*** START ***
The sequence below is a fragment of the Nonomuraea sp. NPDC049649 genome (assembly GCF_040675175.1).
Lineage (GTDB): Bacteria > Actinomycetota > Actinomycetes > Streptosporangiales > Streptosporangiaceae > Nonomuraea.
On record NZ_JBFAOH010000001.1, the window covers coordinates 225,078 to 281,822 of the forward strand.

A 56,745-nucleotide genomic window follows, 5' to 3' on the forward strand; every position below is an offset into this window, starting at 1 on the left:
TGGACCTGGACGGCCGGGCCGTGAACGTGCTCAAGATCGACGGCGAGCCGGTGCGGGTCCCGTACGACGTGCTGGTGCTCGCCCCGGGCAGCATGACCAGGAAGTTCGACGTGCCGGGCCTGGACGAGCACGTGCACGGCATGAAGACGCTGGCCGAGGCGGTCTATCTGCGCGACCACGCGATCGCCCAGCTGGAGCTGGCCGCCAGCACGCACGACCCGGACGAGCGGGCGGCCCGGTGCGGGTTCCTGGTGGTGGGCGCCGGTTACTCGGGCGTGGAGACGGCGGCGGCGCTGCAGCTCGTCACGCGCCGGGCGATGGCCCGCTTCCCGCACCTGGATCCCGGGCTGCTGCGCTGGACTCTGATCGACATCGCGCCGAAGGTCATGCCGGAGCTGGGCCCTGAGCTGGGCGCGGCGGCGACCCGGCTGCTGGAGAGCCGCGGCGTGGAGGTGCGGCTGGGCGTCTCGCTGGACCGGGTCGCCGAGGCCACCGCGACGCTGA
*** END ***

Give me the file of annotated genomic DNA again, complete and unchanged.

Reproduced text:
The sequence below is a fragment of the Nonomuraea sp. NPDC049649 genome (assembly GCF_040675175.1).
Lineage (GTDB): Bacteria > Actinomycetota > Actinomycetes > Streptosporangiales > Streptosporangiaceae > Nonomuraea.
On record NZ_JBFAOH010000001.1, the window covers coordinates 225,078 to 281,822 of the forward strand.

A 56,745-nucleotide genomic window follows, 5' to 3' on the forward strand; every position below is an offset into this window, starting at 1 on the left:
TGGACCTGGACGGCCGGGCCGTGAACGTGCTCAAGATCGACGGCGAGCCGGTGCGGGTCCCGTACGACGTGCTGGTGCTCGCCCCGGGCAGCATGACCAGGAAGTTCGACGTGCCGGGCCTGGACGAGCACGTGCACGGCATGAAGACGCTGGCCGAGGCGGTCTATCTGCGCGACCACGCGATCGCCCAGCTGGAGCTGGCCGCCAGCACGCACGACCCGGACGAGCGGGCGGCCCGGTGCGGGTTCCTGGTGGTGGGCGCCGGTTACTCGGGCGTGGAGACGGCGGCGGCGCTGCAGCTCGTCACGCGCCGGGCGATGGCCCGCTTCCCGCACCTGGATCCCGGGCTGCTGCGCTGGACTCTGATCGACATCGCGCCGAAGGTCATGCCGGAGCTGGGCCCTGAGCTGGGCGCGGCGGCGACCCGGCTGCTGGAGAGCCGCGGCGTGGAGGTGCGGCTGGGCGTCTCGCTGGACCGGGTCGCCGAGGCCACCGCGACGCTGA